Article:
UK Esports Market Overview
As is the case in the rest of the developed world, esports has been steadily gaining ground in the United Kingdom. Brits are no slouches when it comes to gaming and online connectivity, and the market is substantial.
Newzoo predicts that in 2017, the UK gaming market will reach $4.2 billion of total revenue, excluding. About 900 million of that figure pertains to smartphone revenue, while 2.2 billion is from consoles. The UK is the world’s sixth largest gaming market.
The current global esports market is worth just shy of $700 million (estimates range from $500 to $900 million). Western Europe generates about 8 to 10 percent of that figure – about $55 million, with strong growth potential. It is the second largest region in terms of esports revenue. Growth in the UK is stable and follows the international trends, however, investment and infrastructure is lagging behind other countries like Germany, Sweden or Korea.
The average esports spectator spends much less per year on esports than viewers of conventional sports to on theirs (about $4 compared with over $50 for the average sports fan) due to lower spending on merchandise, but there is strong growth potential, as the esports crowd is younger, well-educated and has a lot of discretionary income to spend. About 50 percent of esports enthusiasts are high-income earners.
Note that esports betting is not included in this figure, and is likely huge. British bookmakers still represent the most prominent and popular avenues for esports betting, which generates lots of revenue for them. Just to illustrate the scope of growth, Pinnacle took its five millionth esports bet in November 2015, and it expects to take the ten millionth bet January 2018.
The total esports audience in the UK is 6.5 million, 3.1 million of which are classified as esports enthusiasts (people who watch esports multiple times per month). Thus, about 11 percent of total UK population “dabbles” in esports, just shy of the Western European average, which is 12 per cent. It appears that those classified as “enthusiasts” did receive a fitting moniker, as a third of those watch esports content thrice a week or more often. Curiously, the average esports spectator is older than the average gamer.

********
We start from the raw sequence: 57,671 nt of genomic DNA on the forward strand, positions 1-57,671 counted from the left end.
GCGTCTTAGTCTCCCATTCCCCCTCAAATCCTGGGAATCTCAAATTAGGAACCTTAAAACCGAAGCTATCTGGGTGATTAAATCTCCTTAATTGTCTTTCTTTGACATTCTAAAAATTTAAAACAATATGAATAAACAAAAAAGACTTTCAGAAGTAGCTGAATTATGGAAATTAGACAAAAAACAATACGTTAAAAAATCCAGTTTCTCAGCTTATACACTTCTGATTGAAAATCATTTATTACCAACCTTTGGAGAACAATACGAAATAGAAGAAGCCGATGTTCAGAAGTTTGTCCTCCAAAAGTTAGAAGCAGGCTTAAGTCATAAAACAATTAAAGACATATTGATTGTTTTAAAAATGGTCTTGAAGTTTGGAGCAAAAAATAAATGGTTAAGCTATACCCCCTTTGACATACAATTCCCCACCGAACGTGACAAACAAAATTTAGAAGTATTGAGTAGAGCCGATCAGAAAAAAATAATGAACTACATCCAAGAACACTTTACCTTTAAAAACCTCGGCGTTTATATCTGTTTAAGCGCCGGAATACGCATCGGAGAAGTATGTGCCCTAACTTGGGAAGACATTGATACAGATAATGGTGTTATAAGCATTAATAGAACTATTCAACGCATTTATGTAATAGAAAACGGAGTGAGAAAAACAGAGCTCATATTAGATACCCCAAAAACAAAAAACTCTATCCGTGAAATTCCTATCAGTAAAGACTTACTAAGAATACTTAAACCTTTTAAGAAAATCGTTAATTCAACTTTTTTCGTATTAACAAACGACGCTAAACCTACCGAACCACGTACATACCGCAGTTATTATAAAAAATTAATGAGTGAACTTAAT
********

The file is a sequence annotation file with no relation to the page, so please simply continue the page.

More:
The number of gamers is astonishingly high. The UK numbers 37 million gamers, 3 million of which play esports games. Most of the gamers are male (almost 70 percent) and young adults (21 – 35). The relative dearth of females is very common in esports and the UK is unfortunately not an outlier here.
The huge benefit for the esports market is that the customers are very loyal. Those who grow older with esports do not abandon them altogether, and could introduce younger people (such as their children) into the world of esports as well. Conversely, it isn’t uncommon for older people to pick up gaming after seeing their children play.
The most popular game for spectators in the UK is Counter-Strike: GlobalOffensive. In Germany, for example, it’s League of Legends. Various UK teams have made a name for themselves in the last few years, like Team CoolerMaster, Choke Gaming and Team Dignitas. There is still room for more teams; however this is hampered because of insufficient sponsor funding. Some progress is visible. The UK recently got its own dedicated esports venue – the Gfinity Esports Arena in Fulham, London, with a capacity of 600 seats.
The expert panel at the Sport Industry Breakfast Club, a sports industry networking event, has pointed out that brands have been slow to recognise the potential that esports has, and consequentially the tournaments are not as well promoted nor funded. That is generally true. Most UK viewers watch the big world tournaments, while the local, grassroots tournaments rarely exceed £20 thousand in overall prize pool value.
The UK esports market is developing rapidly. The awareness of brands and companies that esports is something worth investing in has increased, and so has the prize money. This will only bolster the viewership figures and create a healthy esports economy in the next couple of years.